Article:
Written by Peter CarterMarch 23, 2009
The High Court of Australia recently ruled* that GST applies to forfeited deposits if:-
- The vendor is registered for GST (or required to be registered); and
- The vendor carries on a business of buying, developing and selling property, eg a developer
Thus in circumstances where a sale is itself a “taxable supply”, the vendor must account for 1/11 of the deposit as GST if the sale does not proceed and the deposit is forfeited. The High Court decision reverses an earlier ruling of the Federal Court that held that GST did not apply to forfeited deposits in developer sales.
Since the High Court judgment, the ATO has clarified the matter further. The ATO has issued a statement that GST will not apply to forfeited deposits if the contract itself is GST free (e.g. the sale of a going concern) or input taxed (e.g. the sale of second-hand residential premises).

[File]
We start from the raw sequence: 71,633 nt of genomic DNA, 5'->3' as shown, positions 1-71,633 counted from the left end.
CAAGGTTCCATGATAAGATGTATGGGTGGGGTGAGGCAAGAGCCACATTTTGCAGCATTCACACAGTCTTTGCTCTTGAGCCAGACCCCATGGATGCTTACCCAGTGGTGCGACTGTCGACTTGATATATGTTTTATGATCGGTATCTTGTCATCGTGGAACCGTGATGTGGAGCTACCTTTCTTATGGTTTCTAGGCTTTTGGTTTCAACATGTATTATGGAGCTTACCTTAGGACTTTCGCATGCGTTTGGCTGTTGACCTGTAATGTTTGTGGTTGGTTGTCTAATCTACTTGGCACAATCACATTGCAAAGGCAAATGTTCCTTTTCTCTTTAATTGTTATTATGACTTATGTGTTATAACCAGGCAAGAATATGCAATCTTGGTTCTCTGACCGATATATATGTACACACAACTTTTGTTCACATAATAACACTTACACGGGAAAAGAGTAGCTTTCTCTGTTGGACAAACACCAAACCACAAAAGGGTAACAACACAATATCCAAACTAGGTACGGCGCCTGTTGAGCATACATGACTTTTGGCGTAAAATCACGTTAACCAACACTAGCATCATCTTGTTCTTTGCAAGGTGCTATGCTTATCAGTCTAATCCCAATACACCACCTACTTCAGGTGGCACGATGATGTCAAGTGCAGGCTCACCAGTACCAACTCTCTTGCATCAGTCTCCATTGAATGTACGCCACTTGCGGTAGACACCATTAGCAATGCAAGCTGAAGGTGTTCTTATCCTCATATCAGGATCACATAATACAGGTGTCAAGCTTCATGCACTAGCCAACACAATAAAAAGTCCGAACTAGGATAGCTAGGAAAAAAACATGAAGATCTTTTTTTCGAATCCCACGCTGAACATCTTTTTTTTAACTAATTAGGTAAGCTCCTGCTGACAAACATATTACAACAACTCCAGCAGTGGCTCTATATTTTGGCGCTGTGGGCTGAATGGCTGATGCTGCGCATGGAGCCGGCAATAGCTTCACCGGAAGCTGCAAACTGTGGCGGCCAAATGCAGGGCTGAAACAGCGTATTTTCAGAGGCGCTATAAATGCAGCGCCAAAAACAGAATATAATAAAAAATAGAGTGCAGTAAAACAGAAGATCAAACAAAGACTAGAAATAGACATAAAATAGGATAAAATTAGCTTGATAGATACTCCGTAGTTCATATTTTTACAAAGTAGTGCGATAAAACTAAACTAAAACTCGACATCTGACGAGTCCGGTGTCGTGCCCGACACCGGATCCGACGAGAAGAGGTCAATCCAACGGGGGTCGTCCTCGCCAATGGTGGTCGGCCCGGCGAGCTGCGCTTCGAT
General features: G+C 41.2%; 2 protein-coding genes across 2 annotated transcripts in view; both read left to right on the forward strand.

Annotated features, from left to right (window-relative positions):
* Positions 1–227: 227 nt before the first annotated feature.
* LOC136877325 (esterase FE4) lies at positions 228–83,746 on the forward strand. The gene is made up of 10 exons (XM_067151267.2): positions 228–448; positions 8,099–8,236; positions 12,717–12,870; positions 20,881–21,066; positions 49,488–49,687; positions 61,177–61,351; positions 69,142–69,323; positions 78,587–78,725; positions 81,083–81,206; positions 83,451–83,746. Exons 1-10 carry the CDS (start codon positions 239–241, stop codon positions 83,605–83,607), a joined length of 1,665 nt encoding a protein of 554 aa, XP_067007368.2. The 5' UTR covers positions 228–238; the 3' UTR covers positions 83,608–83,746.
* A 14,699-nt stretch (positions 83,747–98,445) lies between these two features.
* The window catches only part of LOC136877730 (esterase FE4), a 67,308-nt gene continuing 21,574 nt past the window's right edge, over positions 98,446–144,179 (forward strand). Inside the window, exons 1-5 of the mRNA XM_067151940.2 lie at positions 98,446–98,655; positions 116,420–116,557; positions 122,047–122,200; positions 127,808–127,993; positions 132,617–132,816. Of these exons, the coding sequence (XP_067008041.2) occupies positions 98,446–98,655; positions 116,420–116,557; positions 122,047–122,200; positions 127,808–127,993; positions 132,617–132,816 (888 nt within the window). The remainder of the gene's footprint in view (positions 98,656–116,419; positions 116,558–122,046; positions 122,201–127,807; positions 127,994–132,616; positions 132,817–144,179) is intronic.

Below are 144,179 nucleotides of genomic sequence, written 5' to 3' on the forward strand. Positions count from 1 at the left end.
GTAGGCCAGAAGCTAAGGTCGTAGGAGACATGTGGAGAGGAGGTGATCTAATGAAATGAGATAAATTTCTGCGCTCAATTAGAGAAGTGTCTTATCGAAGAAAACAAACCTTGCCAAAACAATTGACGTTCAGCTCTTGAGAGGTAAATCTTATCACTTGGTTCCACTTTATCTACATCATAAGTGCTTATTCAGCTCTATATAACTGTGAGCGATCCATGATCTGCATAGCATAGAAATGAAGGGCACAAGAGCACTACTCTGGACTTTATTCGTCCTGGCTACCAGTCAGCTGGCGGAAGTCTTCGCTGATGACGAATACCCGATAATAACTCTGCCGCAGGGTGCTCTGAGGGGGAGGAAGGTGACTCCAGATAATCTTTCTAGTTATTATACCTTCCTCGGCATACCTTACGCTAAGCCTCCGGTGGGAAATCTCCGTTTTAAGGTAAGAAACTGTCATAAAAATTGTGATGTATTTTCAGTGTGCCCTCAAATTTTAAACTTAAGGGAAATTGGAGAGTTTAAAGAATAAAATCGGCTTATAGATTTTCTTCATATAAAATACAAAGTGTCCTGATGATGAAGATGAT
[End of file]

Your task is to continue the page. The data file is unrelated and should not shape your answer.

There is no GST payable on forfeited deposits under a contract of sale of a private home.
What about investment property contracts? Because most residential property investors are not GST registered (or required to be registered) in most cases the vendor will not be required to account for GST if the buyer defaults and the deposit is forfeited.
Note that a different outcome may be reached in a “nominee contract” where the buyer nominates a third-party to complete.
If a GST liable vendor wants to ensure that the buyer also pays GST on a forfeited deposit in the event of default, a special condition should be included in the contract requiring the buyer to pay the GST in such circumstances.
*Commissioner of Taxation v Reliance Carpet Co P/L(2008) 82 ALJR 968